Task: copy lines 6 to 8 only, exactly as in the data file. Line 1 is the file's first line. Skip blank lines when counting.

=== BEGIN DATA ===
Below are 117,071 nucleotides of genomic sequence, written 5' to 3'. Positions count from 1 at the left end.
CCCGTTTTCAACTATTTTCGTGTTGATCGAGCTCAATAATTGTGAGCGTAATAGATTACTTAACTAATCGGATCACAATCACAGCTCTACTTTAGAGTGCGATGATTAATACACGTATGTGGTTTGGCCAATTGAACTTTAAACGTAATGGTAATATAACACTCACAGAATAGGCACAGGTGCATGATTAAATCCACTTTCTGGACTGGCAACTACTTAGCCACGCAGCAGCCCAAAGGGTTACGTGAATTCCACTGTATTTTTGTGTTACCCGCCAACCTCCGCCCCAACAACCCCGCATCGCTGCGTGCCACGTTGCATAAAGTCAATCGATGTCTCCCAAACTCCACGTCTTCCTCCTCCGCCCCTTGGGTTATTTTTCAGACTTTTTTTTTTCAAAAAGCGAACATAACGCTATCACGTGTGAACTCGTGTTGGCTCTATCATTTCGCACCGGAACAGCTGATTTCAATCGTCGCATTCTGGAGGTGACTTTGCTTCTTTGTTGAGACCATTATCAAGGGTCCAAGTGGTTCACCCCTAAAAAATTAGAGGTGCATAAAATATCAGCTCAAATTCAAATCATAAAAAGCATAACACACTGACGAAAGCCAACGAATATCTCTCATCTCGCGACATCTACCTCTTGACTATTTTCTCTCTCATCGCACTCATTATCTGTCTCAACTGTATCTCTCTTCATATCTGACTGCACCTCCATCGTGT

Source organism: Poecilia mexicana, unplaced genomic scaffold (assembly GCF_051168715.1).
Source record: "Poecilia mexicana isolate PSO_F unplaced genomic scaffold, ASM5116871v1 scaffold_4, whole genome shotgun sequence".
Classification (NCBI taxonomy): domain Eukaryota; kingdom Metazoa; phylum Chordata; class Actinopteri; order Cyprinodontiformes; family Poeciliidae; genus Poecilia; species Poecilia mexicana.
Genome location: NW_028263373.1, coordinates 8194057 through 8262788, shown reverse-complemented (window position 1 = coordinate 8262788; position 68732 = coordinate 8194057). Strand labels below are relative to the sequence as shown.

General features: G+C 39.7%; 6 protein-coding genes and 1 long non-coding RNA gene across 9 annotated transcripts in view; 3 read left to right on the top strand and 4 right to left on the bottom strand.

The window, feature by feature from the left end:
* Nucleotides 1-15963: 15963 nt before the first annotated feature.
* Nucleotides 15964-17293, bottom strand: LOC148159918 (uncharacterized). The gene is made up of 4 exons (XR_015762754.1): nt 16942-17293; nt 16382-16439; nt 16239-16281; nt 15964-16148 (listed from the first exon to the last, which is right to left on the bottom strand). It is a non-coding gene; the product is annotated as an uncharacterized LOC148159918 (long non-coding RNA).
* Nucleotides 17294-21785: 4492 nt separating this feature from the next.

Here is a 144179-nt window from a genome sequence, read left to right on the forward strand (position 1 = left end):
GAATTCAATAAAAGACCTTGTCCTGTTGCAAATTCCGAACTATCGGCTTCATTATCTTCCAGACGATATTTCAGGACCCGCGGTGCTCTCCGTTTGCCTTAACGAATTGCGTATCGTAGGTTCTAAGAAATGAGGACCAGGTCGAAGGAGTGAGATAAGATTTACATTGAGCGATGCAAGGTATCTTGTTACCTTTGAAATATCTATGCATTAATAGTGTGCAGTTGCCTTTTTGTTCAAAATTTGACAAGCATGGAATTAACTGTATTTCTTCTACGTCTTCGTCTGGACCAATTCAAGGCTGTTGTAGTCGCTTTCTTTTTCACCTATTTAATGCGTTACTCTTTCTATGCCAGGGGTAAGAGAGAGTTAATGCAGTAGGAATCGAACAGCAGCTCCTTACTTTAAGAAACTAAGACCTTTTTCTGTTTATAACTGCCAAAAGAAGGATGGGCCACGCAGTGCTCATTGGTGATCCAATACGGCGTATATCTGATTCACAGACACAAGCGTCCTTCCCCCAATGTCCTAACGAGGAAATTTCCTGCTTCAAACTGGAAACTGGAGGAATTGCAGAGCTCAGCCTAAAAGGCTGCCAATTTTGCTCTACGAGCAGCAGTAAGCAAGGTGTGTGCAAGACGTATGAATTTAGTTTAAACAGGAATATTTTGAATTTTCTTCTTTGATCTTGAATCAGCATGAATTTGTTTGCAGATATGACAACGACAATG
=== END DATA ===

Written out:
Genome location: NW_028263373.1, coordinates 8194057 through 8262788, shown reverse-complemented (window position 1 = coordinate 8262788; position 68732 = coordinate 8194057). Strand labels below are relative to the sequence as shown.

General features: G+C 39.7%; 6 protein-coding genes and 1 long non-coding RNA gene across 9 annotated transcripts in view; 3 read left to right on the top strand and 4 right to left on the bottom strand.

The window, feature by feature from the left end: